Reasoning behind the mechanics of UTF-8
As a consequence of the exact mechanics of UTF-8, the following multi-byte sequence properties are displayed:
- The most significant bit of a single-byte character is always 0.
- The most significant bits of the first byte of a multi-byte sequence determine the length of the sequence. These most significant bits 110for two-byte sequences; 1110for three-byte sequences, etc.
- The remaining bytes in a multi-byte sequence have 10as their 2 most significant bits.
UTF-8 was designed to satisfy these properties, ensuring that no byte sequence of one character is contained within a longer byte sequence of another character. This ensures that substring matching can be applied to search for words or phrases within a text; some old 8-bit variable length encodings (such as Shift-JIS) did not have this property and thus made it more difficult to implement string search algorithms. Although it has been argued that this property adds redundancy to UTF-8 encoded text, the advantages outweigh this concern; furthermore, data compression is not one of the goals of Unicode and must be considered separately.
- Of course, the most notable advantage of any Unicode Transform Format over legacy encodings is that it can encode any character.
- Some Unicode symbols (including the Latin Alphabet) will be taken as 1 byte, although others may take more than 4. Thus, UTF-8 will generally save space compared to UTF-16 or UTF-32 where 7-bit ASCII characters are common..
- A sequence of bytes for one character will never be part of a longer sequence for another character like old encodings like Shift-JIS did.
- The first byte of a multi-byte sequence is sufficient to determine the length of a multi-byte sequence. This makes it extremely simple to extract a substring from a given string without doing a thorough analysis.
- Most of the existing software (including the operating system) were not written with Unicode in mind, and using Unicode with them could create some compatibility problems. For example, the standard library for the C programming language marks the end of a string with the single-byte character 0x00. In Unicode UTF-16 encoding the English letter A is encoded as 0x0041. The library will consider the first byte 0x00 as the end of the chain and ignore the rest. UTF-8, however, is designed so that the encoded bytes never take on any of the values of the ASCII special characters, preventing these and similar problems.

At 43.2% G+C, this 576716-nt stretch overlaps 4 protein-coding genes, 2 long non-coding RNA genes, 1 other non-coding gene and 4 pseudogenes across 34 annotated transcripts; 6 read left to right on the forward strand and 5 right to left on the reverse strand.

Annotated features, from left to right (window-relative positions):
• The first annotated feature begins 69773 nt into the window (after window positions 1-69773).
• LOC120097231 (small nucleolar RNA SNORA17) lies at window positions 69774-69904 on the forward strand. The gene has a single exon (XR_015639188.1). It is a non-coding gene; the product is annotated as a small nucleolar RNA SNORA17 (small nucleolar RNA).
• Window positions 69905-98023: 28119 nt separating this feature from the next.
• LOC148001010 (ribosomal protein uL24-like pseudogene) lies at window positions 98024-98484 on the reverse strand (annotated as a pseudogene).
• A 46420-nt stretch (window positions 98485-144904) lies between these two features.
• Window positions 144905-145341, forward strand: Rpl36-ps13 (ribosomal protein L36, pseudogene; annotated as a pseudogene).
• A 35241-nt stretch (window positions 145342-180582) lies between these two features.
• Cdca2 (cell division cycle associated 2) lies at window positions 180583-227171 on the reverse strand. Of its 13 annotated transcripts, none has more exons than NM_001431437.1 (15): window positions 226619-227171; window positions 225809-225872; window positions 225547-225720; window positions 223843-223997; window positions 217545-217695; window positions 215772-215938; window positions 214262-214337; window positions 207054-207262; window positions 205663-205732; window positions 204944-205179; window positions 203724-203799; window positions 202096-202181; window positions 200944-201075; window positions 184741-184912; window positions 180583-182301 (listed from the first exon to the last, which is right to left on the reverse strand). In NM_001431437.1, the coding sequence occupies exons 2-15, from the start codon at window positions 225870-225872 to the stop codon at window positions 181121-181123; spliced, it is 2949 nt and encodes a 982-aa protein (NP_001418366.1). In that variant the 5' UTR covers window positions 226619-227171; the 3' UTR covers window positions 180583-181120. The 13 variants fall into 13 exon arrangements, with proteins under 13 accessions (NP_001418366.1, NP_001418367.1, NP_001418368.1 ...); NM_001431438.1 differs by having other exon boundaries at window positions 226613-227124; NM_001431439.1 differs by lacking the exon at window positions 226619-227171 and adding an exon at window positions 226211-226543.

- Strings in UTF-8 can be sorted using standard byte-oriented sorting routines (however there will be no differentiation between upper and lower case with representations that exceed the value 128).
- UTF-8 is the default for XML format.
- UTF-8 is variable in length; that means that different characters take sequences of different lengths to encode. The sharpness of this could be diminished, however, by creating an abstract interface for working with UTF-8 strings and making it transparent to the user.
- A poorly written UTF-8 parser could accept a number of different pseudo-UTF-8 representations and convert them to the same Unicode output.
- Ideographic characters use 3 bytes in UTF-8, but only 2 in UTF-16. Thus, Chinese / Japanese / Korean texts will use more space when rendered in UTF-8.
UTF-8 was invented by Ken Thompson on 2 of September of 1992 on a tablecloth of a picnic area in New Jersey with Rob Pike. The next day, Pike and Thompson rolled it out and rolled it into their Plan 9 operating system.
UTF-8 was officially presented at the USENIX conference in San Diego (California) in January 1993.